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Aerial images taken before  and after tornado reveal heartbreaking extent of neighbourhood damage

Aerial images taken before and after tornado reveal heartbreaking extent of neighbourhood damage

Storms of this sort are not to be messed with.

A truly huge storm can be a terrifying event, and few things are scarier than a tornado.

And this weekend saw dozens of tornadoes causing huge amounts of damage through states like Oklahoma, Nebraska and Iowa - with new aerial photos looking to show just how bad the storm's impact really was.

Aerial photos compiled by CNN put the spotlight on a community just north of Lincoln, Nebraska.

A video of the comparison was posted on Reddit, sliding across the image to show the stark difference of what the area looked like both before and after the tornado.

The first image shows a classic neighborhood, with pristine rows of houses lining the street. The second is a completely different story, with pretty much all of the houses razed to the ground.

While most houses have been completely destroyed, a few in the corner seem to have been left almost entirely alone - which is a powerful reminder of how arbitrary the forces of nature can be.

The Reddit post drew compassionate responses from commenters.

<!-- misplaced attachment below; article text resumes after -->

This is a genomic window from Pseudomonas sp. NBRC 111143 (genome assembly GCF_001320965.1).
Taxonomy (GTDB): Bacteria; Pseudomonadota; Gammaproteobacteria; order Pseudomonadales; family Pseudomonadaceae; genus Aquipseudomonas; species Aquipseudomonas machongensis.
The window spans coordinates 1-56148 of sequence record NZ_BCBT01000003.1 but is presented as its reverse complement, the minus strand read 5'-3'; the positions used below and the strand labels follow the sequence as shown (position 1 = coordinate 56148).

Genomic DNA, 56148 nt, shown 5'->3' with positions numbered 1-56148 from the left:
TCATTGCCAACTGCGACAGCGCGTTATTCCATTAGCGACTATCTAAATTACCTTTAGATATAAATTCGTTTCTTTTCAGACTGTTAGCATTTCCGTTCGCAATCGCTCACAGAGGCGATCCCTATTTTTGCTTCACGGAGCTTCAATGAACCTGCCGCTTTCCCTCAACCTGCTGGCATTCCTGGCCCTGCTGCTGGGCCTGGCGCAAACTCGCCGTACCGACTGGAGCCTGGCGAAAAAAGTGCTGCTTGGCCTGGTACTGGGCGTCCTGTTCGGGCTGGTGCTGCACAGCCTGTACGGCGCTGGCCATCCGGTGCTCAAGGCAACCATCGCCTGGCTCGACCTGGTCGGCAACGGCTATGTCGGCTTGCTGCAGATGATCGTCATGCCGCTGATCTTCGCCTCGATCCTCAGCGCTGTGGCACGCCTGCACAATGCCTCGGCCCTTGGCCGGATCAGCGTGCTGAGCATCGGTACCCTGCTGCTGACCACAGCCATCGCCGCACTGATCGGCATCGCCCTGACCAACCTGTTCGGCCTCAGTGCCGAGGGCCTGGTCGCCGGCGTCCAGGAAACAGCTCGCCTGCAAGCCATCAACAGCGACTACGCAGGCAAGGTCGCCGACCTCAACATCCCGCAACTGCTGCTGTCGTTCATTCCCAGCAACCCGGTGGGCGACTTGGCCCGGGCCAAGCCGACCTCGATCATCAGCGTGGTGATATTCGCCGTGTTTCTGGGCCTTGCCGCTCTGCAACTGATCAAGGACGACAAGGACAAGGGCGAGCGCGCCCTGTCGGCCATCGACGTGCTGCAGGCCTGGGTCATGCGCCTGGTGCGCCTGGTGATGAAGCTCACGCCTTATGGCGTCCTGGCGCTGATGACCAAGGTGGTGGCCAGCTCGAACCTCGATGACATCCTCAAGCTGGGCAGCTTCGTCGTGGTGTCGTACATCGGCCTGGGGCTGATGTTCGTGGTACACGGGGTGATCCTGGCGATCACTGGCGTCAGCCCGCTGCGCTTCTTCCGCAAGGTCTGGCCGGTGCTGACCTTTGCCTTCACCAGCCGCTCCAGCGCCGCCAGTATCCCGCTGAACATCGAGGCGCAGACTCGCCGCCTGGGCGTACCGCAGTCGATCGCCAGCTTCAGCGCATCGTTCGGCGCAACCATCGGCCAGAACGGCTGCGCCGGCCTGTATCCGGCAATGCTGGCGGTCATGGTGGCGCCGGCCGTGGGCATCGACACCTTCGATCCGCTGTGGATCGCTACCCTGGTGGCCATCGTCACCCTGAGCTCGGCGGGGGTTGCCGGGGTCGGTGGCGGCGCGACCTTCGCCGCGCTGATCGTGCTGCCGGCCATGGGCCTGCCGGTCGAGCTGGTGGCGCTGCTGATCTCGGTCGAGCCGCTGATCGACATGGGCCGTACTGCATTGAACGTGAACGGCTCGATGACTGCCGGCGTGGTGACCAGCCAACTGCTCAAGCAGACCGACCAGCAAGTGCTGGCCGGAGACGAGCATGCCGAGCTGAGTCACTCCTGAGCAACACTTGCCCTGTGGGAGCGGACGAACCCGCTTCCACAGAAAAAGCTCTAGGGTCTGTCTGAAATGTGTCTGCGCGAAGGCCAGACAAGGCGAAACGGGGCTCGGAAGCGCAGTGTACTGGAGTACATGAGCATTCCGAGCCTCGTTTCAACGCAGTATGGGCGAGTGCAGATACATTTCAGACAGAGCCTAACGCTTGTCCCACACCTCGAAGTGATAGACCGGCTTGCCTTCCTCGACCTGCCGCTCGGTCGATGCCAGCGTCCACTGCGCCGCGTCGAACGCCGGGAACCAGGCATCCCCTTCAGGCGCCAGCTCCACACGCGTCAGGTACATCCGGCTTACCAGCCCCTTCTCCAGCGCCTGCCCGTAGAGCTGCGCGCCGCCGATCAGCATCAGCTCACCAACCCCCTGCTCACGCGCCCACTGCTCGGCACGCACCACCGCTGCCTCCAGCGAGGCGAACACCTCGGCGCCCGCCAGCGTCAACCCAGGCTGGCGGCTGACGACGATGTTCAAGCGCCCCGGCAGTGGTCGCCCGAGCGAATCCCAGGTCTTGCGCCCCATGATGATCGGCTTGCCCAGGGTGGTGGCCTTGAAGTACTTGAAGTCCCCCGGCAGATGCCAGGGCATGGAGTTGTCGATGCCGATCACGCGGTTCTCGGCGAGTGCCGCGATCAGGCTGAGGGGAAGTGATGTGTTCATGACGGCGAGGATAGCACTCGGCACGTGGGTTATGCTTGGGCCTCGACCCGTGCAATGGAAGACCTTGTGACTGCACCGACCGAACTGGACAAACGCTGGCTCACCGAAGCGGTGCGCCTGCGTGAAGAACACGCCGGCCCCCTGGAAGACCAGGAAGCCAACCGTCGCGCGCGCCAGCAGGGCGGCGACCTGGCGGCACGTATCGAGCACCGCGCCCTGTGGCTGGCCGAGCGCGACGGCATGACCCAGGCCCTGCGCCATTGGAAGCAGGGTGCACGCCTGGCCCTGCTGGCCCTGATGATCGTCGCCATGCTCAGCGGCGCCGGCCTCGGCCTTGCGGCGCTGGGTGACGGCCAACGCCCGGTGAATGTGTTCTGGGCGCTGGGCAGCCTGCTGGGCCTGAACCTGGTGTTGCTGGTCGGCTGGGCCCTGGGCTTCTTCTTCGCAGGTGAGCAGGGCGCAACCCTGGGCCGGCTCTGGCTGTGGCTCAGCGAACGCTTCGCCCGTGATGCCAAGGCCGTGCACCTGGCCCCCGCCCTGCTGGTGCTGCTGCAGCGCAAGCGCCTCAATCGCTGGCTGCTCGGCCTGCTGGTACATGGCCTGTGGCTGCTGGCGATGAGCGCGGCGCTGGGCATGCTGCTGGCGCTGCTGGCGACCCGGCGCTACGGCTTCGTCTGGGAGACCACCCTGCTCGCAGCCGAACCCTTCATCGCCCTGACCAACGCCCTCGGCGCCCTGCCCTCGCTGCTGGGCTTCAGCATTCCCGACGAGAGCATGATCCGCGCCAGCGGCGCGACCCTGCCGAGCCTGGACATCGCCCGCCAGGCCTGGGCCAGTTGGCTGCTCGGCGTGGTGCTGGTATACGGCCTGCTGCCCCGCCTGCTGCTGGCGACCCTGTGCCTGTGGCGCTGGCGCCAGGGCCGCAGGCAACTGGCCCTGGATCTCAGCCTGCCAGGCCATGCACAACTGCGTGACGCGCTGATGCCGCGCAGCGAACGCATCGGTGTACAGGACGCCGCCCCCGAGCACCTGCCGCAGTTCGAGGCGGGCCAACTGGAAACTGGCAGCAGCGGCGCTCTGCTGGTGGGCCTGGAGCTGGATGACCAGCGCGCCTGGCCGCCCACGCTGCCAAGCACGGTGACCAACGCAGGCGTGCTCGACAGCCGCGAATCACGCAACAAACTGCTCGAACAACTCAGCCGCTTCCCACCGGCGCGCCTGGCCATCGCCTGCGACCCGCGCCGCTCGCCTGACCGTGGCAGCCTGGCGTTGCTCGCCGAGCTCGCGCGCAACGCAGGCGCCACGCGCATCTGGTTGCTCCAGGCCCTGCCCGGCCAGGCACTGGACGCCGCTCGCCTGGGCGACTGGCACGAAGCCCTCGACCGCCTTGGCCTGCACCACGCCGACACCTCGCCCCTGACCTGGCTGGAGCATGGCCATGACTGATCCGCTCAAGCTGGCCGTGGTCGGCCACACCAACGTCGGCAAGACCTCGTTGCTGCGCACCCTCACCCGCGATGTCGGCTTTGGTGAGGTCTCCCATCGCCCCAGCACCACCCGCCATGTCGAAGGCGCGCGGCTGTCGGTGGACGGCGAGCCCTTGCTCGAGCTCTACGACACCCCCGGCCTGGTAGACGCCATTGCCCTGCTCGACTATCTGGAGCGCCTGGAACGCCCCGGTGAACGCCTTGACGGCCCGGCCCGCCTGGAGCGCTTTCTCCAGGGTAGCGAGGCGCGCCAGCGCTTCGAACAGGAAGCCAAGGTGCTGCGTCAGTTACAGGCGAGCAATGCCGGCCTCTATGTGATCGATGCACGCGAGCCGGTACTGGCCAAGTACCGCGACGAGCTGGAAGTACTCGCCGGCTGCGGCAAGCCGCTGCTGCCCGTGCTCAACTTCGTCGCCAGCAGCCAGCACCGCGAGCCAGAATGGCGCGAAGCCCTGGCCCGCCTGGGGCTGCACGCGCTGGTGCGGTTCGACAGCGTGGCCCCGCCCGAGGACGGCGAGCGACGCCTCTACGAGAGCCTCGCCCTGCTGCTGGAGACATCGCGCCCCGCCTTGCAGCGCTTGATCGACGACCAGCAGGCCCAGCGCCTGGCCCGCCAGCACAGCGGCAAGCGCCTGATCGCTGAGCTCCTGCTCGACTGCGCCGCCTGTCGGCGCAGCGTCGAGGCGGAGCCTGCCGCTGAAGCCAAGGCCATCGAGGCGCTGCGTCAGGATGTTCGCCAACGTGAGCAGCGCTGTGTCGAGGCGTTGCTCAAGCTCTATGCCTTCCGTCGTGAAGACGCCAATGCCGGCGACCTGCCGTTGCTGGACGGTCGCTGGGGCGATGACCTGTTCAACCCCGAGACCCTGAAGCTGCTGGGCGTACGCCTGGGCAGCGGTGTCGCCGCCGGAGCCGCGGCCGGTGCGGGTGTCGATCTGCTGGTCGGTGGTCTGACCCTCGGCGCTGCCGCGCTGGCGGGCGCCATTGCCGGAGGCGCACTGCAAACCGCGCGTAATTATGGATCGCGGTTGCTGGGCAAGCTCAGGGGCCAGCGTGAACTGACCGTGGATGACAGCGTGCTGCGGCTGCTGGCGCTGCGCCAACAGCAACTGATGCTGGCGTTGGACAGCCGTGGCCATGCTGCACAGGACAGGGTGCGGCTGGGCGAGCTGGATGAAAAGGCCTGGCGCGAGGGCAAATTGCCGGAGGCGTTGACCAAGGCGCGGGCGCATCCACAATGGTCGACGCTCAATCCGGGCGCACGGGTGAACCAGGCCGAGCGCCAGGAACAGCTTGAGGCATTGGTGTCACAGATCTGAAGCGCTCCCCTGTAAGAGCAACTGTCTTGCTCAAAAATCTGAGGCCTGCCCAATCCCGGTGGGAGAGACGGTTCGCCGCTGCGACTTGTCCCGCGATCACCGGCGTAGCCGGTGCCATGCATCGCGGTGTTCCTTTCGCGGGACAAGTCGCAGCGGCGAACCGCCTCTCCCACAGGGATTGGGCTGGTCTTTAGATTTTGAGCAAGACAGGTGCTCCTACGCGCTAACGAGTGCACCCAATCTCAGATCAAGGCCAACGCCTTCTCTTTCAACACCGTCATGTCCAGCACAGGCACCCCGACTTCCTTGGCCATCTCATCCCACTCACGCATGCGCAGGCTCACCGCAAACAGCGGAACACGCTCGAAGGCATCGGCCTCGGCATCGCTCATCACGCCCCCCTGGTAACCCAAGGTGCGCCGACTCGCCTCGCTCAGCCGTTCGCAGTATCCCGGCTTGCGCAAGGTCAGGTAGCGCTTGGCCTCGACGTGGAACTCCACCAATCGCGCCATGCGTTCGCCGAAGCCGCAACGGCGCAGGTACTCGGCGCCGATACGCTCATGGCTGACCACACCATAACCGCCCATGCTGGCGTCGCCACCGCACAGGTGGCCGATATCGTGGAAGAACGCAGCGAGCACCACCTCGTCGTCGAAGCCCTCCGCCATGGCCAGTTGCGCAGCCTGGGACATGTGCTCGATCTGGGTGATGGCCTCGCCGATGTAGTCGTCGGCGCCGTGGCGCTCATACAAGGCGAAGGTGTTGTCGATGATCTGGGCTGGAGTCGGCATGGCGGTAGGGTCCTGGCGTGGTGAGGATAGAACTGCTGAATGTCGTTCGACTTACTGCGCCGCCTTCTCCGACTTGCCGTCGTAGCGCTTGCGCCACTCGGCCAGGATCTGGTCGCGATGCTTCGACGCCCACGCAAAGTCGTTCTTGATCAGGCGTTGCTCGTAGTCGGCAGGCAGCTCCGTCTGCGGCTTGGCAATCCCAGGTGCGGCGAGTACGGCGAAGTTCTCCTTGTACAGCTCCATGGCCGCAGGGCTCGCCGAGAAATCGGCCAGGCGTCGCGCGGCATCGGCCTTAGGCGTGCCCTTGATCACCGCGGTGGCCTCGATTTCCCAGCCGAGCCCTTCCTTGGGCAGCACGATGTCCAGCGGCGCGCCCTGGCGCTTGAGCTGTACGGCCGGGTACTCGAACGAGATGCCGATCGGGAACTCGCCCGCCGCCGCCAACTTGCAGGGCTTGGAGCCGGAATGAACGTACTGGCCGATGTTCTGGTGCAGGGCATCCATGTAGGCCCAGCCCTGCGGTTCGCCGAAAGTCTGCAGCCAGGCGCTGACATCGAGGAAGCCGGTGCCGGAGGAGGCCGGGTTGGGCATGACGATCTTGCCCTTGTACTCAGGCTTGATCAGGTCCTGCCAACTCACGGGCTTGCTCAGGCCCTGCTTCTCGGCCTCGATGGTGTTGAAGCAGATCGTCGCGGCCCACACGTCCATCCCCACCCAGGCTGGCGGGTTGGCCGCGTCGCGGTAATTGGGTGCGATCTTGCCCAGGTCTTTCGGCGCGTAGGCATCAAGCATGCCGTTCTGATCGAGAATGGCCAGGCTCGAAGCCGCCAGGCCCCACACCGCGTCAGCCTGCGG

One said: "As someone who is currently working hard towards owning a home and making a better life for my family, this is heartbreaking. Imagine busting ur ass for years and years to finally buy a home to raise your kids in a beautiful neighborhood, and in moments, it's all taken from you. My heart goes out to everyone this has happened to."

Another set of photos posted to CNN showed a huge aircraft hanger at Omaha's Eppley Airfield with its roof almost completely ripped off and away, exposing the many small planes that had been parked inside. Many of these had visibly been blown around and even flipped over, showing just how powerful the storm was.

Jason Persoff Stormdoctor / Getty
Jason Persoff Stormdoctor / Getty

All the images make it incredibly clear just how dangerous it would be for anyone to remain in the tornados' path, since entire buildings have been flattened.

It underlines the importance of both storm shelters and the public warning systems that tell people to make their way to them.

Of course, in an era of climate crisis, the sad fact is that these extreme weather events are becoming more common, not less - and they're often starting to happen earlier and last longer than the typical season would expect.

These tornadoes have wreaked havoc across the USA's midsection, killing four people in Oklahoma, injuring hundreds and leaving thousands without power. Authorities also said one person died in Iowa because of the storms.

Featured Image Credit: GIC